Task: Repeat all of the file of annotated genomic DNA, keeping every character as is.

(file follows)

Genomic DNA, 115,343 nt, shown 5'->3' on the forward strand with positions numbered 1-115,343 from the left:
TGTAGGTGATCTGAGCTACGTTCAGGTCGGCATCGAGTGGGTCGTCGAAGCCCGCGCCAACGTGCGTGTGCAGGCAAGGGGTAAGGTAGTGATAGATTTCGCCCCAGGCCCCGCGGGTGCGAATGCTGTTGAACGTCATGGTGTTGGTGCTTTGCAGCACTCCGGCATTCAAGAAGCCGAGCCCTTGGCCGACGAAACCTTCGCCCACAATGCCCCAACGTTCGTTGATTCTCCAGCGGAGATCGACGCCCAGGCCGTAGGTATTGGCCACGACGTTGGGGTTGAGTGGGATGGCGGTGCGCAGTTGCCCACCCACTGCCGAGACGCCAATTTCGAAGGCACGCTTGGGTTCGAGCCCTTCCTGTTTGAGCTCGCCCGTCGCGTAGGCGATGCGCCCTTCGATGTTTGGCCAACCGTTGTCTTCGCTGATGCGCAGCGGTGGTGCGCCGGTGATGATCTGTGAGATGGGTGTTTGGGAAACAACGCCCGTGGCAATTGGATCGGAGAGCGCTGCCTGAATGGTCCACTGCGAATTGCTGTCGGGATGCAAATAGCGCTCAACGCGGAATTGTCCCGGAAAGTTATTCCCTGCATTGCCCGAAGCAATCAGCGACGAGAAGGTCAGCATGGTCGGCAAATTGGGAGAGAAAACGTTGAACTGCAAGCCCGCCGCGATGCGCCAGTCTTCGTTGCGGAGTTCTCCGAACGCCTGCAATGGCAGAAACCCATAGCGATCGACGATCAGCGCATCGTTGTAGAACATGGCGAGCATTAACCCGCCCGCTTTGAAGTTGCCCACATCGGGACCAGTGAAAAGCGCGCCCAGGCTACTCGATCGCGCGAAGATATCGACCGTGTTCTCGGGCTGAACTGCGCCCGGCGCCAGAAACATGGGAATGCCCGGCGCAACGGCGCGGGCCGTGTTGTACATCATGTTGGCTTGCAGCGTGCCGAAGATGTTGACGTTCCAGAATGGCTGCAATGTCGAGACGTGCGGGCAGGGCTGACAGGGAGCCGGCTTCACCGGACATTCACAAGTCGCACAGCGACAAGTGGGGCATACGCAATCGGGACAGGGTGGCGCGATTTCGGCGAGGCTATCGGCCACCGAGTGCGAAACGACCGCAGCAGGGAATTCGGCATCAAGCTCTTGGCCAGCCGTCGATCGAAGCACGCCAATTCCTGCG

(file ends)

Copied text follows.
Genomic DNA, 115,343 nt, shown 5'->3' on the forward strand with positions numbered 1-115,343 from the left:
TGTAGGTGATCTGAGCTACGTTCAGGTCGGCATCGAGTGGGTCGTCGAAGCCCGCGCCAACGTGCGTGTGCAGGCAAGGGGTAAGGTAGTGATAGATTTCGCCCCAGGCCCCGCGGGTGCGAATGCTGTTGAACGTCATGGTGTTGGTGCTTTGCAGCACTCCGGCATTCAAGAAGCCGAGCCCTTGGCCGACGAAACCTTCGCCCACAATGCCCCAACGTTCGTTGATTCTCCAGCGGAGATCGACGCCCAGGCCGTAGGTATTGGCCACGACGTTGGGGTTGAGTGGGATGGCGGTGCGCAGTTGCCCACCCACTGCCGAGACGCCAATTTCGAAGGCACGCTTGGGTTCGAGCCCTTCCTGTTTGAGCTCGCCCGTCGCGTAGGCGATGCGCCCTTCGATGTTTGGCCAACCGTTGTCTTCGCTGATGCGCAGCGGTGGTGCGCCGGTGATGATCTGTGAGATGGGTGTTTGGGAAACAACGCCCGTGGCAATTGGATCGGAGAGCGCTGCCTGAATGGTCCACTGCGAATTGCTGTCGGGATGCAAATAGCGCTCAACGCGGAATTGTCCCGGAAAGTTATTCCCTGCATTGCCCGAAGCAATCAGCGACGAGAAGGTCAGCATGGTCGGCAAATTGGGAGAGAAAACGTTGAACTGCAAGCCCGCCGCGATGCGCCAGTCTTCGTTGCGGAGTTCTCCGAACGCCTGCAATGGCAGAAACCCATAGCGATCGACGATCAGCGCATCGTTGTAGAACATGGCGAGCATTAACCCGCCCGCTTTGAAGTTGCCCACATCGGGACCAGTGAAAAGCGCGCCCAGGCTACTCGATCGCGCGAAGATATCGACCGTGTTCTCGGGCTGAACTGCGCCCGGCGCCAGAAACATGGGAATGCCCGGCGCAACGGCGCGGGCCGTGTTGTACATCATGTTGGCTTGCAGCGTGCCGAAGATGTTGACGTTCCAGAATGGCTGCAATGTCGAGACGTGCGGGCAGGGCTGACAGGGAGCCGGCTTCACCGGACATTCACAAGTCGCACAGCGACAAGTGGGGCATACGCAATCGGGACAGGGTGGCGCGATTTCGGCGAGGCTATCGGCCACCGAGTGCGAAACGACCGCAGCAGGGAATTCGGCATCAAGCTCTTGGCCAGCCGTCGATCGAAGCACGCCAATTCCTGCG